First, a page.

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construction site, while installing a passive cooling system beneath the building at another project to prevent facility heat from thawing the ground over time. While the team busily worked through the hurdles of location and climate in preparation for the arrival of the first aircraft squadron in April 2020, the COVID-19 pandemic hit. “Every project associated with the bed-down program faced some form of COVID-19-related delay,” Tarter said. “Crews were out of state, workers faced childcare challenges, and material suppliers’ factories shut down. Specialty equipment installations also experienced setbacks, as inspectors from out of state could not come to inspect the equipment.”

As a cooperative effort between contractors and the Alaska District, mitigation of all issues that arose from COVID-19 occurred at the field level through creative methods to reach the contracts’ intent without a loss of mission capability or a slip in overall program schedule. On April 21, the Alaska District team was proud to see the first F-35As arrive, representing four years of work coming to fruition and the beginning of a journey for those at Eielson. “The arrival of the first aircraft was an awesome event that truly demonstrated the importance of our work,” Tarter said. “The level of combat power that can be projected because of the work of this team is awe-inspiring, and was a proud moment for the whole team.” n






n March 27, the district received its first mission assignment from the Federal Emergency Management Agency (FEMA) and conducted a facility assessment of the Alaska Airlines Center to determine its viability as an alternate care facility (ACF) site. In Alaska, the U.S. Army Corps of Engineers (USACE) formed two assessment teams – one each in Anchorage and Fairbanks – as well as a design team. The design team applied the USACE standard-design templates for possible expedient construction at the selected locations. On April 7, the district received the FEMA mission to convert the arena’s auxiliary gym to accommodate 51 people should the medical demand exist. Two days later, the $1.26 million contract was awarded to Neeser Paug-Vik Joint Venture, LLC of Anchorage, and work began the same day. In the event that more patient space was required, the gymnastics practice area and main performance gym could also be converted to increase capacity to 163 beds among the three areas. “I commend our contractors, state of Alaska, municipality of Anchorage, and this health community for this whole-of-government response,” said Brig. Gen. Thomas Tickner, former commanding general of Pacific Ocean Division. “This has truly been a team effort and a template for how to expand hospital capacity for other disasters,” said Matt Johnson, Alaska District’s COVID-19 ACF site program manager. If the Anchorage-area hospitals reached capacity, then the ACF would be used to treat patients not infected with coronavirus. However, if coronavirus-positive patients became too many for the hospitals, then the new ACF was equipped to handle them, said Ella Goss, CEO of Providence Alaska Medical Center and overseer of the alternate care site. “I am incredibly proud to be an Alaskan right now,” Goss said. “I think we have come together in a way no other state has [to] make sure we are caring for our people. We can’t do that without each other and without incredible partnerships and trust.” n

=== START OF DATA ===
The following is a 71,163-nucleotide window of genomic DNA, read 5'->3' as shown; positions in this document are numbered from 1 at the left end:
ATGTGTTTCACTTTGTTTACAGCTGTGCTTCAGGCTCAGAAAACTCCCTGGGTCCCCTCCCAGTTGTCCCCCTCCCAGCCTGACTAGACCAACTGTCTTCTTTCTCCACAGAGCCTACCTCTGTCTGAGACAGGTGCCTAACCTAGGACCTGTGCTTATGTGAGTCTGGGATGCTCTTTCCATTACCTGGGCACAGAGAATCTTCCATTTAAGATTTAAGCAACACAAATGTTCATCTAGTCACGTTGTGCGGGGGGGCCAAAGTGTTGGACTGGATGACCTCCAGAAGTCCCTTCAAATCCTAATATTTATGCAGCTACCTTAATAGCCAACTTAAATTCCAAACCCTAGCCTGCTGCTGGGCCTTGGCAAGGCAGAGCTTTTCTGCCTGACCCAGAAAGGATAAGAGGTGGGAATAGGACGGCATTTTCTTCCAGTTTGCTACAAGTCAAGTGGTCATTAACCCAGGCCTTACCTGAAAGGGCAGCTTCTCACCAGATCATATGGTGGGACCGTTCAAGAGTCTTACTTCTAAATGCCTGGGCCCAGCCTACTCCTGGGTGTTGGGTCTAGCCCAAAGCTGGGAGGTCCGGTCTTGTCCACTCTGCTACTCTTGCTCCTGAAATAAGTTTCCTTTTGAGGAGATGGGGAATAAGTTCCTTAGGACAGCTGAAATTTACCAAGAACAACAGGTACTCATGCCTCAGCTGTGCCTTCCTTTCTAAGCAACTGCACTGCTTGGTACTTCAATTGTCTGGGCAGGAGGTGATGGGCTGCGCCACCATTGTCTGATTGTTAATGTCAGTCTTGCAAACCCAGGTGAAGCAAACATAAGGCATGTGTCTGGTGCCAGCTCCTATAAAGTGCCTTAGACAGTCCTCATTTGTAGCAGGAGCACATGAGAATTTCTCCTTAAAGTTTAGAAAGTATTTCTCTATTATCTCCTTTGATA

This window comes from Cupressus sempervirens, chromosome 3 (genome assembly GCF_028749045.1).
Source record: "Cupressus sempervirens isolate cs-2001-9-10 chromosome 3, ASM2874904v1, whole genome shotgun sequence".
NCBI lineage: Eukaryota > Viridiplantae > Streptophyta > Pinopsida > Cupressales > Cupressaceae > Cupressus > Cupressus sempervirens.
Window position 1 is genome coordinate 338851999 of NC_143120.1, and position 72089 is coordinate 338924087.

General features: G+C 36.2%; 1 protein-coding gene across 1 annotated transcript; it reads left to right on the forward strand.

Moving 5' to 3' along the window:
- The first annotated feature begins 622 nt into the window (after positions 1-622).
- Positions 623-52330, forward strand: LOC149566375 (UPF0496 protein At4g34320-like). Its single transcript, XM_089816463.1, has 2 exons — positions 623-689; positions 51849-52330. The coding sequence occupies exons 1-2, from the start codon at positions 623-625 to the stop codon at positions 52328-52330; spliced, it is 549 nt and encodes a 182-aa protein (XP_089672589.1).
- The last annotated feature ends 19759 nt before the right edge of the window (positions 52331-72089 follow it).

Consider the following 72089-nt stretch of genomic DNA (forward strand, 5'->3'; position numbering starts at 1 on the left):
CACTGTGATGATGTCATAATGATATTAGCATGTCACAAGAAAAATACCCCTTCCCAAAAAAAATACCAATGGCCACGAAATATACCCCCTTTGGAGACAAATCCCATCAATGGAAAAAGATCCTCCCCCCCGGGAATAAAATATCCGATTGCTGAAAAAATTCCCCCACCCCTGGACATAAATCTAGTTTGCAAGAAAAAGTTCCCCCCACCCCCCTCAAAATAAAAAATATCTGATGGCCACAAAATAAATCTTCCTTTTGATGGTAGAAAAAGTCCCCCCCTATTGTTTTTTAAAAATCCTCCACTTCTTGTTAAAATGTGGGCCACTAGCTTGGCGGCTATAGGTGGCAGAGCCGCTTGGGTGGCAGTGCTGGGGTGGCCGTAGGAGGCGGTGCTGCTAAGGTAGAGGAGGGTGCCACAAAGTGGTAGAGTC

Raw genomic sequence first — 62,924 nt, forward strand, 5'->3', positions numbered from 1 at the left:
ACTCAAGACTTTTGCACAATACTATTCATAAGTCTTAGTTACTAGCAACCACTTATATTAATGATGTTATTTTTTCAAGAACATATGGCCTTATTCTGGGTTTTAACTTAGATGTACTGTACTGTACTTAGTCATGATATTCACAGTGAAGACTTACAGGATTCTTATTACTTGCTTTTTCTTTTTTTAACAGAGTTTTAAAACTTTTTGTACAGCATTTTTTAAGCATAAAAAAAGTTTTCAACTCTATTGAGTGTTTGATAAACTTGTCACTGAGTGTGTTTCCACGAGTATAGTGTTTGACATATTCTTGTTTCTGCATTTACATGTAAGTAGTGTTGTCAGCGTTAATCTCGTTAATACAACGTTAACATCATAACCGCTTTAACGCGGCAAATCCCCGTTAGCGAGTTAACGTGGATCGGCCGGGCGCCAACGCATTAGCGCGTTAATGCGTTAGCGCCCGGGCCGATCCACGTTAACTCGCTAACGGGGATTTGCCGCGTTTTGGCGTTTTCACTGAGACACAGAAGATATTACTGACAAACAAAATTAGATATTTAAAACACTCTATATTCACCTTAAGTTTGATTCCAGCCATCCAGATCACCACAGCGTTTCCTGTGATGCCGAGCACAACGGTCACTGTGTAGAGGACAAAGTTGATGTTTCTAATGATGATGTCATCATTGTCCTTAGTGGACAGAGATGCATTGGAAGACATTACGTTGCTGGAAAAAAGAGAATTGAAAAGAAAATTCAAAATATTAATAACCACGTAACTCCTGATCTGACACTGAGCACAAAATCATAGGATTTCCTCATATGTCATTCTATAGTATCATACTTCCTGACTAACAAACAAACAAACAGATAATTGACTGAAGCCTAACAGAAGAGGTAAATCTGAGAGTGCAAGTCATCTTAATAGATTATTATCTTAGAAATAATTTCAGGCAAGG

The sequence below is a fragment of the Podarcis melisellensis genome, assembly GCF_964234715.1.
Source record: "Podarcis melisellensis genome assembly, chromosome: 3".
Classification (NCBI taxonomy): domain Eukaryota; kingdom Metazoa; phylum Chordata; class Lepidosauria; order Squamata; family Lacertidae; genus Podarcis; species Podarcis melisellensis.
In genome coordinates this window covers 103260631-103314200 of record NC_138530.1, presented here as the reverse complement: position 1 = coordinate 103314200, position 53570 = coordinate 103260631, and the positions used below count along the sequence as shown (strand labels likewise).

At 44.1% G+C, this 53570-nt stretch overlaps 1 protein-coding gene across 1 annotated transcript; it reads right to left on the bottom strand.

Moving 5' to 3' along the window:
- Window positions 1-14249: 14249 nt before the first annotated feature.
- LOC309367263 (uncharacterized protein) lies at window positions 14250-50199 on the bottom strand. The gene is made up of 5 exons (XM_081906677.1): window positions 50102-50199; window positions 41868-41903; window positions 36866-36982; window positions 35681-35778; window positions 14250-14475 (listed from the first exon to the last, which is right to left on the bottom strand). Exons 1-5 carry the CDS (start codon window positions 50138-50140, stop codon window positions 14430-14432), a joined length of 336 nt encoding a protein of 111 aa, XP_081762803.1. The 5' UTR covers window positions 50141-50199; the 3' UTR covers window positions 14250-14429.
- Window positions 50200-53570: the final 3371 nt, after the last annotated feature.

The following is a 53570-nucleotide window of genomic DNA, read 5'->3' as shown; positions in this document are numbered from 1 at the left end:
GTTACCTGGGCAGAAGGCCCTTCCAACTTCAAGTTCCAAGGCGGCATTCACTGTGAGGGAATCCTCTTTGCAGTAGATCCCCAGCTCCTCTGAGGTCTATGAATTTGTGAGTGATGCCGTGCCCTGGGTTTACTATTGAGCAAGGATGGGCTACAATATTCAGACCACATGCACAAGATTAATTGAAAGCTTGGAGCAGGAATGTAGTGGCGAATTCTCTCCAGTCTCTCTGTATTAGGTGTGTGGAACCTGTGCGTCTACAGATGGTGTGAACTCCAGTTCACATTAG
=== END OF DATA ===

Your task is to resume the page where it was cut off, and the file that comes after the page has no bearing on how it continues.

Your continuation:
Matt Johnson, Alaska District program manager, points to duct work for the negative pressure system while escorting Brig. Gen. Thomas Tickner (right), former commanding general of USACE’s Pacific Ocean Division, and Col. David Hibner, former acting commander of the Alaska District, on a tour of the alternate care facility at the Alaska Airlines Center on April 21 in Anchorage.

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U.S. Army Corps of Engineers: Building Strong, Serving the Nation and the Armed Forces, 2020-2021  

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